From the publication in 1595 of the first "atlas" by the Flemish cartographer Gerhard Mercator, the term has become a universally adopted title for books containing accurate, uniform and evenly spread maps of all or some of the world. This is an atlas with a difference.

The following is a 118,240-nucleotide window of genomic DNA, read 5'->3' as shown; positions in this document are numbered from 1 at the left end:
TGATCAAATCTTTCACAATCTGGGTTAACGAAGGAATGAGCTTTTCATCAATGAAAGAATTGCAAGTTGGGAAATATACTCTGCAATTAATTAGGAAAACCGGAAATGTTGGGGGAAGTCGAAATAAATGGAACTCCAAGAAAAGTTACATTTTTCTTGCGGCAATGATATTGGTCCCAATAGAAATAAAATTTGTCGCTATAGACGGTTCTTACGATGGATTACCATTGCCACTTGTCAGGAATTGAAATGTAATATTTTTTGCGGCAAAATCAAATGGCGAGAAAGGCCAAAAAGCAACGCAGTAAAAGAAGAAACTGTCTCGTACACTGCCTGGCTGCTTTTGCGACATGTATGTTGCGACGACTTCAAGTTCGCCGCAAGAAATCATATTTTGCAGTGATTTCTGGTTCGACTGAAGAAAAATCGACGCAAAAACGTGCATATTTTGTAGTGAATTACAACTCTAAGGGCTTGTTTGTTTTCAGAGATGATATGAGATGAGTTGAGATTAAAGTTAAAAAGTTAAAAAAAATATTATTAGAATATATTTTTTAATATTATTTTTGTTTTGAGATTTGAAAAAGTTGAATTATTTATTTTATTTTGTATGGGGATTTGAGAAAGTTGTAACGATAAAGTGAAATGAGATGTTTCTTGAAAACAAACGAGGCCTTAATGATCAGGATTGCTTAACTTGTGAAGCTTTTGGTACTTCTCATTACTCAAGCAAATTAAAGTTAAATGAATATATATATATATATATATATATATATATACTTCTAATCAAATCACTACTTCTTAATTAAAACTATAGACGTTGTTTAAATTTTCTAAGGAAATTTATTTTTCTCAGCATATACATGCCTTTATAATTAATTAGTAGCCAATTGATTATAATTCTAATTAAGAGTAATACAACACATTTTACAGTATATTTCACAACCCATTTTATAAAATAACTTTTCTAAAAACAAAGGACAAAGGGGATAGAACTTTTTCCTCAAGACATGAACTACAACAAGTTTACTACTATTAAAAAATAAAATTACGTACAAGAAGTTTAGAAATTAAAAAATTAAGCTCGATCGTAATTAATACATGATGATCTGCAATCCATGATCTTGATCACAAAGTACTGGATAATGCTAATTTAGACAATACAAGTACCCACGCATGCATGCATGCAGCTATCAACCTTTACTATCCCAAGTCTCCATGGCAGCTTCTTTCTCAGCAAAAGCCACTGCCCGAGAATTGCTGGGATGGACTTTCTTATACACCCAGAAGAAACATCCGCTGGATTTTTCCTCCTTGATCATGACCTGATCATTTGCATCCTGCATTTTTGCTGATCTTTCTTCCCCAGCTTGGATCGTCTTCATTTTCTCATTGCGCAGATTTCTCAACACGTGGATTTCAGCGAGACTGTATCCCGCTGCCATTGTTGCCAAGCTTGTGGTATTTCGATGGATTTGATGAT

Few of the maps in this book could reasonably be called "accurate" in the modern sense and could almost certainly not be used to plan a journey. Yet this atlas can help us to travel in a way that regular atlases do not, because by looking at old maps and getting to know their stories we can be transported back to the times in which they were made. The generous, full-color illustrations of each map in this large-format book range from the Klencke Atlas (1660) to Hokusai’s map of China (1840–41), from a 1682 pirate map of Guatemala to 20th-century cartographic postcards featuring maps of Australia.